Art Nouveau History
The Art Nouveau movement was a decorative style of art that evolved from the end of the 1880s and lasted up to the beginning of the First World War. Art Nouveau was so called because it was named after a prominent shop in Paris called La Maison de l’Art Nouveau, which featured and promoted many of the latest ideas in art. It began as a reaction against the historical emphasis that most art of the mid nineteenth century had.
The Art Nouveau movement was known as Jugendstil in Germany, Sezessionstil in Austria, and Modernismo in Spain. Art Nouveau history has its roots in the Arts and Crafts movement in the UK, and the work of William Morris in particular, as well as representing a development from the earlier movements of romanticism and symbolism.
Art Nouveau History – ‘Acqua Mossa’ by Gustav Klimt
The style of the Art Nouveau movement was one based on elaborate ornamental motifs and natural forms, often involving leaves, flowers, vines and long female hair. The style often featured exotic details and showed influences from many decorative art sources from different parts of the world. It was often erotic and the concentration on decorative pattern became an important step towards the future development of abstract art.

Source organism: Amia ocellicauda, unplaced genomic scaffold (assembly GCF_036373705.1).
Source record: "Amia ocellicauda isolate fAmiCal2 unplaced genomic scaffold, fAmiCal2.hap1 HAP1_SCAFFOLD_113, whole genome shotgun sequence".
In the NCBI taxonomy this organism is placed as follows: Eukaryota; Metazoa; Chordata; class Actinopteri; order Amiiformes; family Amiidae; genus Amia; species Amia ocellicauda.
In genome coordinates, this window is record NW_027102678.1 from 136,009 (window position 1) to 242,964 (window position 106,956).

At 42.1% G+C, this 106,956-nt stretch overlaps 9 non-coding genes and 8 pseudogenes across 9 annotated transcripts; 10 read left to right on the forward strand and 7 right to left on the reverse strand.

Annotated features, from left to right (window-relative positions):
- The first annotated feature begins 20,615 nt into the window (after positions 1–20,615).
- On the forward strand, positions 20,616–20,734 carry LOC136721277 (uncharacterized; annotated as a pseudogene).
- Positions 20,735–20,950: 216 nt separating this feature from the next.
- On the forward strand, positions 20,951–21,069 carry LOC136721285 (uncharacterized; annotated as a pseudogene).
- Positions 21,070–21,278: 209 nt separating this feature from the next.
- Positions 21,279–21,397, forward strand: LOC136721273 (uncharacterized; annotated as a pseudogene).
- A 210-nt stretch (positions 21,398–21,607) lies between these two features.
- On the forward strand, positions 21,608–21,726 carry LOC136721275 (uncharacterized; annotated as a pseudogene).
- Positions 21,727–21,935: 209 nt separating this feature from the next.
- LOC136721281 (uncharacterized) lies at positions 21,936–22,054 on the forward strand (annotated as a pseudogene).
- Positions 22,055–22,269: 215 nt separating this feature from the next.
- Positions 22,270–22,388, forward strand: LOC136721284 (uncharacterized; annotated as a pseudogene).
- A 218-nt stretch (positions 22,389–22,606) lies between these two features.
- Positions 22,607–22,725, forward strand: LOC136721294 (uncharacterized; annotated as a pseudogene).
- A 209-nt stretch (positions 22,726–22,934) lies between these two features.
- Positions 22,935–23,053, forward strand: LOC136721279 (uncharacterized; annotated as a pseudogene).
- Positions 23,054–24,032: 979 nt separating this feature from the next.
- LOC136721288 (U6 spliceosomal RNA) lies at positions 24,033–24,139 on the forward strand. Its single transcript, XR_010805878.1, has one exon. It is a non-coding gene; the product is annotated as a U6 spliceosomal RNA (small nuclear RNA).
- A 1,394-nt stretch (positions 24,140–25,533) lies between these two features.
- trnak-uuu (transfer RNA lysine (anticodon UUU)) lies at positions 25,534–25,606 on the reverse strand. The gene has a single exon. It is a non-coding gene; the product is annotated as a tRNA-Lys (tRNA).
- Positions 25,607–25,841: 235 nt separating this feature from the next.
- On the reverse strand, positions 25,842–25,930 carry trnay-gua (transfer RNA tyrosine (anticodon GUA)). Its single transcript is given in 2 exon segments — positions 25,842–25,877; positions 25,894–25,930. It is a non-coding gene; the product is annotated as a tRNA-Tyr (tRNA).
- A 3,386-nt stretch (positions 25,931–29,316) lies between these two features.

Painting was not the main medium for the Art Nouveau style, as it was best embodied in decorative arts such as jewellery, glass and interior design. Painting did feature in the Art Nouveau Movement, but more prominent than painting was the graphic arts including illustration and poster design. The most well known painter in the Art Nouveau movement was Gustav Klimt.
Art Nouveau history shows us that artists created an international style that was very much of the modern age. Elements from this rapidly changing and developing period were combined with ideas of spirituality, fantasy and mythology to form a new style. The approach included the use of modern materials and techniques, as well as valuing traditional craftsmanship.
Leading artists in Art Nouveau history include the painter Gustav Klimt, the illustrators Aubrey Beardsley and Walter Crane, jewellery designer Rene Lalique, architects Antonio Gaudi, Louis Sullivan, Henry Van de Velde and Victor Horta and glassware designer Louis Tiffany.
Art Nouveau History – Mosaic Roof in Barcelona by Antonio Gaudi